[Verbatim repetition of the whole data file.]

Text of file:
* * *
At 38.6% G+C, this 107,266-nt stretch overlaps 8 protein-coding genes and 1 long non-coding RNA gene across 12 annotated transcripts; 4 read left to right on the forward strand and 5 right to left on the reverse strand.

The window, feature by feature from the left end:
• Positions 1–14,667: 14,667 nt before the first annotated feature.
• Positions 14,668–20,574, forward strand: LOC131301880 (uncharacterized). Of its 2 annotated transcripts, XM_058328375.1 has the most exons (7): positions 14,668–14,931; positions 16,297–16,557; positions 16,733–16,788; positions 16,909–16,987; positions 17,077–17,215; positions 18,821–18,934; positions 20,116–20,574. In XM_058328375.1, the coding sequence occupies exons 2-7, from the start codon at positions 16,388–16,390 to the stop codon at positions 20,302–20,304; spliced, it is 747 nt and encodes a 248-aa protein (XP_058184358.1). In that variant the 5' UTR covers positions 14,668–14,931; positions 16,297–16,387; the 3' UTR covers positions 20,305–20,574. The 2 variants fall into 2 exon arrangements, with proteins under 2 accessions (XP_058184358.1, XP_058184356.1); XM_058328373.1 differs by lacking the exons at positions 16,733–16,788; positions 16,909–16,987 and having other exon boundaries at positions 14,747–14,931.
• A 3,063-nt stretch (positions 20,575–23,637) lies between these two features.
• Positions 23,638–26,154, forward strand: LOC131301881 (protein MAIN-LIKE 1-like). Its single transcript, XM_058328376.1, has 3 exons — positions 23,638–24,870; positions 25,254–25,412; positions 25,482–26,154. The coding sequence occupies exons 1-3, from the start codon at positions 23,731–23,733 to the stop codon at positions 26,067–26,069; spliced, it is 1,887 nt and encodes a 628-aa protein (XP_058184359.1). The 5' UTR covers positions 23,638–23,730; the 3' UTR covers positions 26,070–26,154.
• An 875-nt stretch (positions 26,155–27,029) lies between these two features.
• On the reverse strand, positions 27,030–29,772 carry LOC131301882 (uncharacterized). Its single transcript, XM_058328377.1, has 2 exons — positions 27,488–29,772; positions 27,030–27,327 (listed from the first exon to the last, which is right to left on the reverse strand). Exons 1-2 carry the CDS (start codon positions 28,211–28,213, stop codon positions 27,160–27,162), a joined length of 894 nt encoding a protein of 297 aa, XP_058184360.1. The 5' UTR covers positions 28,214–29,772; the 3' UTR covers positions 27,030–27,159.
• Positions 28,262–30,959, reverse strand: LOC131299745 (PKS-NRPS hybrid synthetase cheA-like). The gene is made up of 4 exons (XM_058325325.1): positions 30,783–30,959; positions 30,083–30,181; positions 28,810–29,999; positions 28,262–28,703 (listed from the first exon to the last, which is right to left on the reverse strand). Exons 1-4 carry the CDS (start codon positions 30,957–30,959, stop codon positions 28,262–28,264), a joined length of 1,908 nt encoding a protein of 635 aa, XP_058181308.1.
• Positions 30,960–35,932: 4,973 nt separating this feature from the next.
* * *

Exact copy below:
At 38.6% G+C, this 107,266-nt stretch overlaps 8 protein-coding genes and 1 long non-coding RNA gene across 12 annotated transcripts; 4 read left to right on the forward strand and 5 right to left on the reverse strand.

The window, feature by feature from the left end:
• Positions 1–14,667: 14,667 nt before the first annotated feature.
• Positions 14,668–20,574, forward strand: LOC131301880 (uncharacterized). Of its 2 annotated transcripts, XM_058328375.1 has the most exons (7): positions 14,668–14,931; positions 16,297–16,557; positions 16,733–16,788; positions 16,909–16,987; positions 17,077–17,215; positions 18,821–18,934; positions 20,116–20,574. In XM_058328375.1, the coding sequence occupies exons 2-7, from the start codon at positions 16,388–16,390 to the stop codon at positions 20,302–20,304; spliced, it is 747 nt and encodes a 248-aa protein (XP_058184358.1). In that variant the 5' UTR covers positions 14,668–14,931; positions 16,297–16,387; the 3' UTR covers positions 20,305–20,574. The 2 variants fall into 2 exon arrangements, with proteins under 2 accessions (XP_058184358.1, XP_058184356.1); XM_058328373.1 differs by lacking the exons at positions 16,733–16,788; positions 16,909–16,987 and having other exon boundaries at positions 14,747–14,931.
• A 3,063-nt stretch (positions 20,575–23,637) lies between these two features.
• Positions 23,638–26,154, forward strand: LOC131301881 (protein MAIN-LIKE 1-like). Its single transcript, XM_058328376.1, has 3 exons — positions 23,638–24,870; positions 25,254–25,412; positions 25,482–26,154. The coding sequence occupies exons 1-3, from the start codon at positions 23,731–23,733 to the stop codon at positions 26,067–26,069; spliced, it is 1,887 nt and encodes a 628-aa protein (XP_058184359.1). The 5' UTR covers positions 23,638–23,730; the 3' UTR covers positions 26,070–26,154.
• An 875-nt stretch (positions 26,155–27,029) lies between these two features.
• On the reverse strand, positions 27,030–29,772 carry LOC131301882 (uncharacterized). Its single transcript, XM_058328377.1, has 2 exons — positions 27,488–29,772; positions 27,030–27,327 (listed from the first exon to the last, which is right to left on the reverse strand). Exons 1-2 carry the CDS (start codon positions 28,211–28,213, stop codon positions 27,160–27,162), a joined length of 894 nt encoding a protein of 297 aa, XP_058184360.1. The 5' UTR covers positions 28,214–29,772; the 3' UTR covers positions 27,030–27,159.
• Positions 28,262–30,959, reverse strand: LOC131299745 (PKS-NRPS hybrid synthetase cheA-like). The gene is made up of 4 exons (XM_058325325.1): positions 30,783–30,959; positions 30,083–30,181; positions 28,810–29,999; positions 28,262–28,703 (listed from the first exon to the last, which is right to left on the reverse strand). Exons 1-4 carry the CDS (start codon positions 30,957–30,959, stop codon positions 28,262–28,264), a joined length of 1,908 nt encoding a protein of 635 aa, XP_058181308.1.
• Positions 30,960–35,932: 4,973 nt separating this feature from the next.